Add your dash of oil into the mixing bowl and turn the bowl a bit to spread the oil around. Plop your dough into the bowl and give it a swirl to get it oiled up, like a coed trying to get a tan. Then flip the dough over once to make sure the entire dough ball is coated with oil. Cover your bowl with plastic wrap. If you don’t get a good seal, use a rubber band. I always save those bands that keep the broccoli together. Usually these can stretch to fit my KitchenAid mixing bowl. Set your bowl in a warmish, draft-free location to rise. If you added the optional yeast, your dough might double in about two hours. If you do not add extra yeast, your dough might take a couple of days to double. This is not bad! Flour that gets more time to ferment is even better for you…plus you get to work on your patience!
At the risk of getting lengthy, I will add, that if your dough is rising, and its bad timing to bake it, you can punch it down, put it into an oiled Zipoc bag and toss it in the fridge. Bread dough will easily keep a few days this way! Often, I make a two-loaf batch and toss half into the fridge to bake a day or two later. Cold dough will just take longer to warm up and start to rise again.
When your dough had doubled in size, turn it out onto the counter and knead a bit more, shaping the loaf into the size to fit your container. You can use a typical loaf pan, or a pie plate, or even just place it on a baking sheet. This time I used a baking sheet with a piece of parchment. If you use a loaf pan or pie tin, make sure you oil or butter the inside before placing your loaf into it. Remember that your dough will likely double in size after your second kneading and shaping, so allow for expansion.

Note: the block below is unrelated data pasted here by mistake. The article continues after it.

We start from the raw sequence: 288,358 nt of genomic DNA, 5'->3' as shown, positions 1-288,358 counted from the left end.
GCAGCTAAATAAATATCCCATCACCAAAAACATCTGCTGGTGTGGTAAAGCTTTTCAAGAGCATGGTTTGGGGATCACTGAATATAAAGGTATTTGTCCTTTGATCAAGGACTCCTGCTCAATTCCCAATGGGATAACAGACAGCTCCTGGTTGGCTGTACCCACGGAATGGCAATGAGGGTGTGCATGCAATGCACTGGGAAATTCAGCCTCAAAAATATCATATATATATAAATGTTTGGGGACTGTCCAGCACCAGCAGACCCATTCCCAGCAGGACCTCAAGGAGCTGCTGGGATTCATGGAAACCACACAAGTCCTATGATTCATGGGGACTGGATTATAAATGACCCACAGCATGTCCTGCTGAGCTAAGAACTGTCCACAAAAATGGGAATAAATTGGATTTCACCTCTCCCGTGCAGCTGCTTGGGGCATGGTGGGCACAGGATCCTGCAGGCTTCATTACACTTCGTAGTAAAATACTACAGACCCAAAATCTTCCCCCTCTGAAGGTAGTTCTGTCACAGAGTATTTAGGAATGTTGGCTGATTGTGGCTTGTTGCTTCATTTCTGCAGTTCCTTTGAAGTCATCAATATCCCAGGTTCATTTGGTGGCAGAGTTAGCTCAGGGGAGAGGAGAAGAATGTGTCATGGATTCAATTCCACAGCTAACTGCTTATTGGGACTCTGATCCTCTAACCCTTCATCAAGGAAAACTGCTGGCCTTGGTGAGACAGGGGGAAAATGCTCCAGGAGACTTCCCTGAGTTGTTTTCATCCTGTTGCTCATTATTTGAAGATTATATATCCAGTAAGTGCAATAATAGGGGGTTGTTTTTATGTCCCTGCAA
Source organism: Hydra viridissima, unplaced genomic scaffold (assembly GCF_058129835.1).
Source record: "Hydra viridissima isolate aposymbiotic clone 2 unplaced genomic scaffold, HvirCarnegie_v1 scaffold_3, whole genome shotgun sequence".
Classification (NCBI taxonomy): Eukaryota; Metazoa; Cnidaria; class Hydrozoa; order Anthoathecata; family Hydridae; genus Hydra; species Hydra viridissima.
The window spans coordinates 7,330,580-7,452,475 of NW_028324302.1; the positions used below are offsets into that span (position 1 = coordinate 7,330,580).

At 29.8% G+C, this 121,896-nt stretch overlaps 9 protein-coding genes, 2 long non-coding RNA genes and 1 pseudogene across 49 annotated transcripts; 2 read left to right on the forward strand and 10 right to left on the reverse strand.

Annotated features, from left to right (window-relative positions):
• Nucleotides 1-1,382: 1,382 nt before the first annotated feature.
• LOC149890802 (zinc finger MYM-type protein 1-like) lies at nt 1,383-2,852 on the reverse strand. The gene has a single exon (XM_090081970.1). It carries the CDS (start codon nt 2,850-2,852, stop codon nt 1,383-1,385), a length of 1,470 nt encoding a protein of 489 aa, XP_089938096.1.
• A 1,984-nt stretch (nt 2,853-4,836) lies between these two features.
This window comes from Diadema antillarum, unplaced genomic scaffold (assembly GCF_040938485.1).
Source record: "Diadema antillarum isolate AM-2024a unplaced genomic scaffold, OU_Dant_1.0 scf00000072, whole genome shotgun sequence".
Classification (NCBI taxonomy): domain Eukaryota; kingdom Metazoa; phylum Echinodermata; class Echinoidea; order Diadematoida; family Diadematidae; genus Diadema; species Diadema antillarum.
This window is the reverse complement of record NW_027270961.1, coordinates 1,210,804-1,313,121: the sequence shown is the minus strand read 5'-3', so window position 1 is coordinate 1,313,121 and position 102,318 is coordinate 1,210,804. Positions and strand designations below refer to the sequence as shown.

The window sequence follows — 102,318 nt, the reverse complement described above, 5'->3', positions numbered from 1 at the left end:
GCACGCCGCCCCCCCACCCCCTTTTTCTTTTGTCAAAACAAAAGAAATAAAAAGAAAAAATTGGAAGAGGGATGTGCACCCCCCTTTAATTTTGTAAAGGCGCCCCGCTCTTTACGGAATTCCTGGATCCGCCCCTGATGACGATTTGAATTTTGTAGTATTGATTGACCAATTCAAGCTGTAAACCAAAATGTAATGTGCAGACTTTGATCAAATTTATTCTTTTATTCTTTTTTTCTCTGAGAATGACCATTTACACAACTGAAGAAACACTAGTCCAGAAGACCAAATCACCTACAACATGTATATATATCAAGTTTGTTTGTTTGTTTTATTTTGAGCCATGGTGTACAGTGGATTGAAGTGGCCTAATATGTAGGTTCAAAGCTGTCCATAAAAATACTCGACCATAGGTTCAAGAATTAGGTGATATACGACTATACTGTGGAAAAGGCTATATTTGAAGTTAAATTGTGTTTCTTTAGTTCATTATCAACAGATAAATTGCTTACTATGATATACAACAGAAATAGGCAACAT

Cover your dough with a clean dish towel or plastic wrap. If using plastic wrap, give the top of your loaf a bit of oil so the dough doesn’t end up sticking to it. Trust me, I’ve done this…learn from me.
Allow your loaf to rise until doubled in size. Beat an egg white with a half tablespoon (yea…like I measure anything!) of water and brush on top. You won’t use all the egg, not even most of it, just brush on enough so you can see the top is glistening. This step is optional, but gives the top a nice shine. Sometimes I save a few slivers of cheese and make a design on top. Totally optional. Today I went with a radial design. Then, make an omelette with your leftover egg.
Bake in a preheated 350 degree oven for about 30-45 minutes. Factors vary, the size and shape of your loaf, etc. will all factor in. I set my timer for 20 minutes, and start checking my bread at this point. I typically will give my loaf a half a turn in the oven as well, as sometimes ovens don’t heat evenly.
Bake until done. Keep checking as needed. You want a nice brown loaf, but the real test for doneness is if your loaf has a hollow thump when you give it a thump with your finger. If doesn’t have that hollow thump, pop it back into the oven for a bit more time.
If you have a nice color but not the hollow thump, place some foil very loosely over the top to prevent the top from getting too dark. If you seal your foil on top, you will steam your nice crisp crust…let’s not do that, ok?
And now that I’ve gotten you to buy some kefir…please make sure that you drink it! I really do believe that kefir is really one of those very special super foods. If you don’t like the taste of it plain, it blends really well with nearly any fruit. Or you could sweeten it up with honey. If you use sugar…that will be our little secret. I hope you try kefir. Even more, I hope you find a way to make kefir and other fermented foods a regular part of your diet. I have found it to be utterly life-changing.
Actually, you could strip this recipe and process down to three ingredients. You could make basic sourdough bread using simply kefir, white flour and salt! I hope you give this a try.
In another few days I will share with you my fermented salsa recipe! I have made this many times and my friends and coworkers seriously love this stuff, even if they don’t know how good it is for them! I know…sometimes saying “fermented” scares people away. That is because they don’t understand. But you and I…we KNOW things. Fermented foods are powerful healing foods, and that is so very important. And if you think “fermented” will scare people away, you can always call it “cultured” instead. 🙂